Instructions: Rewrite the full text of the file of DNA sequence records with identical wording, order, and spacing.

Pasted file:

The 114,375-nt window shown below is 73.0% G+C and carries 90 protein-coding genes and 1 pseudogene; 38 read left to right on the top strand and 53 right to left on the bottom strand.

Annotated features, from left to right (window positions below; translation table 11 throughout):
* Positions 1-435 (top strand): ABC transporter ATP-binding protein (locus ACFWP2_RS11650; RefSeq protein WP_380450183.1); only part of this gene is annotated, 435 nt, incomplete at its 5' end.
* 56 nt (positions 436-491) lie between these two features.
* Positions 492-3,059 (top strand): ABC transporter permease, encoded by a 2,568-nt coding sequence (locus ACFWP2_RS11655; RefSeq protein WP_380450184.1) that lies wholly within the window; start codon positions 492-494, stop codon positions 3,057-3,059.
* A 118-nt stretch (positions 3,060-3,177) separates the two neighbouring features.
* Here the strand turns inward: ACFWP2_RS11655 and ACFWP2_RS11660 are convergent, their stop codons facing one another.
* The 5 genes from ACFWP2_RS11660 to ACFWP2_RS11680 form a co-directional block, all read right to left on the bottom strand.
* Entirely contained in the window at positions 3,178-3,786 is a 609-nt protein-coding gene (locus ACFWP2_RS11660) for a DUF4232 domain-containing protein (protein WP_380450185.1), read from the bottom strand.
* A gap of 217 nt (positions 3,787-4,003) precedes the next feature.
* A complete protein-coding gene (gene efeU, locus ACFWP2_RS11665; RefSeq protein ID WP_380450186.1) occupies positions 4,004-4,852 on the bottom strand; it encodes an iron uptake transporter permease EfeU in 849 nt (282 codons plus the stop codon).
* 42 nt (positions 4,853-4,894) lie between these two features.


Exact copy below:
The 114,375-nt window shown below is 73.0% G+C and carries 90 protein-coding genes and 1 pseudogene; 38 read left to right on the top strand and 53 right to left on the bottom strand.

Annotated features, from left to right (window positions below; translation table 11 throughout):
* Positions 1-435 (top strand): ABC transporter ATP-binding protein (locus ACFWP2_RS11650; RefSeq protein WP_380450183.1); only part of this gene is annotated, 435 nt, incomplete at its 5' end.
* 56 nt (positions 436-491) lie between these two features.
* Positions 492-3,059 (top strand): ABC transporter permease, encoded by a 2,568-nt coding sequence (locus ACFWP2_RS11655; RefSeq protein WP_380450184.1) that lies wholly within the window; start codon positions 492-494, stop codon positions 3,057-3,059.
* A 118-nt stretch (positions 3,060-3,177) separates the two neighbouring features.
* Here the strand turns inward: ACFWP2_RS11655 and ACFWP2_RS11660 are convergent, their stop codons facing one another.
* The 5 genes from ACFWP2_RS11660 to ACFWP2_RS11680 form a co-directional block, all read right to left on the bottom strand.
* Entirely contained in the window at positions 3,178-3,786 is a 609-nt protein-coding gene (locus ACFWP2_RS11660) for a DUF4232 domain-containing protein (protein WP_380450185.1), read from the bottom strand.
* A gap of 217 nt (positions 3,787-4,003) precedes the next feature.
* A complete protein-coding gene (gene efeU, locus ACFWP2_RS11665; RefSeq protein ID WP_380450186.1) occupies positions 4,004-4,852 on the bottom strand; it encodes an iron uptake transporter permease EfeU in 849 nt (282 codons plus the stop codon).
* 42 nt (positions 4,853-4,894) lie between these two features.